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What's your preferred cold weather clothing?

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  • #16
    Originally posted by Ontario Honker Hunter View Post
    I don't like down. It's too heavy.
    Two geese at once!? Pearl really was the wonderdog, wasn't she. You were both lucky to have each other!

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    • #17
      Originally posted by JM View Post
      I'm actually debating building a wooden elevated blind by one of my favorite spots and running electricity to it so that I can hook up a heater for when the young kids(or me...we all have those days) can hunt without dealing with the cold/wind/rain. I love wool and layers. I'm generally moving or walking long distances to hunt, so I need the layers. This means a base layer made of wool(I like the cabelas brand ones I have the best), and multiple more thin layers on top of that. I hate the feeling of big gloves, so I usually opt for a more flexible pair and some hand warmers in my pockets. As for socks I go with wool. Usually bring a backpack along with a wool blanket tied to the top of it, and an extra pair of socks. Always leave room to store any shed layers. If it is real windy I'll even bring a scarf since my neck is usually the first thing that gets cold if exposed.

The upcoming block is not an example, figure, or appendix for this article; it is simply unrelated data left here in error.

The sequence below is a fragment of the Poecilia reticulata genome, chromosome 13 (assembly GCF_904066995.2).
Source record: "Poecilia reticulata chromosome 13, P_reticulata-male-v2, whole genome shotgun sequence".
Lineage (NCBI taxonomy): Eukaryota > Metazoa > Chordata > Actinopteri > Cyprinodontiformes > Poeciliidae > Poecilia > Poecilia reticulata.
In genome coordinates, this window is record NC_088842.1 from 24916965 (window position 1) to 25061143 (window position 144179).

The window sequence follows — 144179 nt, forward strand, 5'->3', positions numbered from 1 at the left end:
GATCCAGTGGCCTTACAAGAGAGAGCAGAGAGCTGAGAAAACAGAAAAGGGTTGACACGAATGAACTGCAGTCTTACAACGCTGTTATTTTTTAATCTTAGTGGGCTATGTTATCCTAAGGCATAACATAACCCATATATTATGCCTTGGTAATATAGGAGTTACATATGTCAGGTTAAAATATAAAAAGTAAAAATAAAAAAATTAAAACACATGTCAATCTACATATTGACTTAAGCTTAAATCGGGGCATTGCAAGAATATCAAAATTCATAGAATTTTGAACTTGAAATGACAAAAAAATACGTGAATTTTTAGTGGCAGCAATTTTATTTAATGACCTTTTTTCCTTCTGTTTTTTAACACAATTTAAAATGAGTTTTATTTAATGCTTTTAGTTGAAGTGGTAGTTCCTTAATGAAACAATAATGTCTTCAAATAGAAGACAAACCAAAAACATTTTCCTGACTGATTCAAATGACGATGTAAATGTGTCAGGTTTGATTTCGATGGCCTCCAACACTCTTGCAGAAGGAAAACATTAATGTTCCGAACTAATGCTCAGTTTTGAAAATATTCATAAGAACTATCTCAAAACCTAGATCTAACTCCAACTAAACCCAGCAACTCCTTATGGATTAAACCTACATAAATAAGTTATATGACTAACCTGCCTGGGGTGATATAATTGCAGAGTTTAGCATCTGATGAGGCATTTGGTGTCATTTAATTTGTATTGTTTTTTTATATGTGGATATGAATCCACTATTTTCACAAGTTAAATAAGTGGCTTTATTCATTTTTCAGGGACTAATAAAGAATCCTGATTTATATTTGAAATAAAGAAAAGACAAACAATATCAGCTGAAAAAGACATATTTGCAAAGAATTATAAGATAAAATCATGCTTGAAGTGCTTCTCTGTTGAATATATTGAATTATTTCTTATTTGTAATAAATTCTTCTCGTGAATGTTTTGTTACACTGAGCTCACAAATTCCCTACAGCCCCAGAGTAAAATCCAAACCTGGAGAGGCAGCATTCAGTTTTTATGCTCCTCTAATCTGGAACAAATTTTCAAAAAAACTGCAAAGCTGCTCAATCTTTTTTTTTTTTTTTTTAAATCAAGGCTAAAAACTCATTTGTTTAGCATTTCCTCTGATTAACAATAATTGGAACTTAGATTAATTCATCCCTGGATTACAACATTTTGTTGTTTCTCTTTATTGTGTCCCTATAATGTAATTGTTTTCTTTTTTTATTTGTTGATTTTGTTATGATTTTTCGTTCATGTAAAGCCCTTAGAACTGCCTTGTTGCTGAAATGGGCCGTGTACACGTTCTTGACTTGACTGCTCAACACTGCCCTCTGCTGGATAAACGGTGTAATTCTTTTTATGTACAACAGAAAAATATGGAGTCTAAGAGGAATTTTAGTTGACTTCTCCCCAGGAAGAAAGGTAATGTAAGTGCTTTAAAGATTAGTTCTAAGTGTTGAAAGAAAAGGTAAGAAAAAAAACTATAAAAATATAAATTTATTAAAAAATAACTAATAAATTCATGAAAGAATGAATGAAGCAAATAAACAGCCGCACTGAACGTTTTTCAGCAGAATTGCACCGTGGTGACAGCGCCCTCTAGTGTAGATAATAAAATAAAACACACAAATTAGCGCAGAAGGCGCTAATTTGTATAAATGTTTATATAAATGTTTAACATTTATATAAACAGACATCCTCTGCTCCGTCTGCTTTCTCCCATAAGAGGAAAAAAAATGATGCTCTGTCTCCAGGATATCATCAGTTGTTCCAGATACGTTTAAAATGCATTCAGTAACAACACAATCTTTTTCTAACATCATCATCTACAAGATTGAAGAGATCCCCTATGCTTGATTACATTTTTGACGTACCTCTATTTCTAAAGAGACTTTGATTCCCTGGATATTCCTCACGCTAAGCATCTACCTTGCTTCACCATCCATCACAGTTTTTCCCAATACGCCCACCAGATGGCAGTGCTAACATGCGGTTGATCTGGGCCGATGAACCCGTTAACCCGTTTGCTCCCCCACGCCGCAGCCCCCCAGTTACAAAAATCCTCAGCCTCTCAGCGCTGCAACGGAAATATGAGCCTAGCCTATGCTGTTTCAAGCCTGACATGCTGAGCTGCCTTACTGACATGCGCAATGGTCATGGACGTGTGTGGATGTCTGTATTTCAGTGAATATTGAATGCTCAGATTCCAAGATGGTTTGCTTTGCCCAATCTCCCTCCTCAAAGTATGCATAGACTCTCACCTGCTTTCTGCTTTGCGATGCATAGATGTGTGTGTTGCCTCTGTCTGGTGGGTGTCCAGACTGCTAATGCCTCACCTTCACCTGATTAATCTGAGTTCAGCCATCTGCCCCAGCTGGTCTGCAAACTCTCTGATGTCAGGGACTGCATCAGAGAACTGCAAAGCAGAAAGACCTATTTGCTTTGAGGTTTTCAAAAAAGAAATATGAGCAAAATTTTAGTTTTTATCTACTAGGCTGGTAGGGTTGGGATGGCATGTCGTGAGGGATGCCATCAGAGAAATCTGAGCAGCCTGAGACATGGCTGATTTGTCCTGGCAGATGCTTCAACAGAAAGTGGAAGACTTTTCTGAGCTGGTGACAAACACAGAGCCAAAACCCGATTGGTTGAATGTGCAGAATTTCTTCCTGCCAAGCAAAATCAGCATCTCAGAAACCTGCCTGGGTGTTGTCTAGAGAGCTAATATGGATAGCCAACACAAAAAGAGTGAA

@charlie,
      Most people in Missouri follow a simple formula for our "cold" weather...the worn out jacket, jeans, and a fifth of their favorite drink.

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      • #18
        Originally posted by JM View Post
        I'm actually debating building a wooden elevated blind by one of my favorite spots and running electricity to it so that I can hook up a heater for when the young kids(or me...we all have those days) can hunt without dealing with the cold/wind/rain. I love wool and layers. I'm generally moving or walking long distances to hunt, so I need the layers. This means a base layer made of wool(I like the cabelas brand ones I have the best), and multiple more thin layers on top of that. I hate the feeling of big gloves, so I usually opt for a more flexible pair and some hand warmers in my pockets. As for socks I go with wool. Usually bring a backpack along with a wool blanket tied to the top of it, and an extra pair of socks. Always leave room to store any shed layers. If it is real windy I'll even bring a scarf since my neck is usually the first thing that gets cold if exposed.
        Wow JM, you're getting soft. Here I thought you were this macho superhunter who always stalked deer on foot, carrying an old relic of a rifle. But now you're going to join the legions of other box-blind hunters. What's next - a .300 Win Mag with a 20X scope so you can shoot deer at 400 yards? ;-D

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        • #19
          Originally posted by Ontario Honker Hunter View Post
          I don't like down. It's too heavy.
          Had to give you a plus one. That was funny

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          • #20
            I start out with a UnderArmor base layer and then start adding Filson wool - Filson wool shirt, Filson wool vest and then Filson wool double Mackinaw parka. I have a green one and a red/black plaid one plus the green bibs. Top that off with a Stormy Kromer hat or Filson hat with a scarf and I am good to below 10deg. I don't hunt colder than that. A muffler for the hands with possibly a hand warmer inside and boot covers by ArcticShield for the feet. Balaclava for the face if really cold.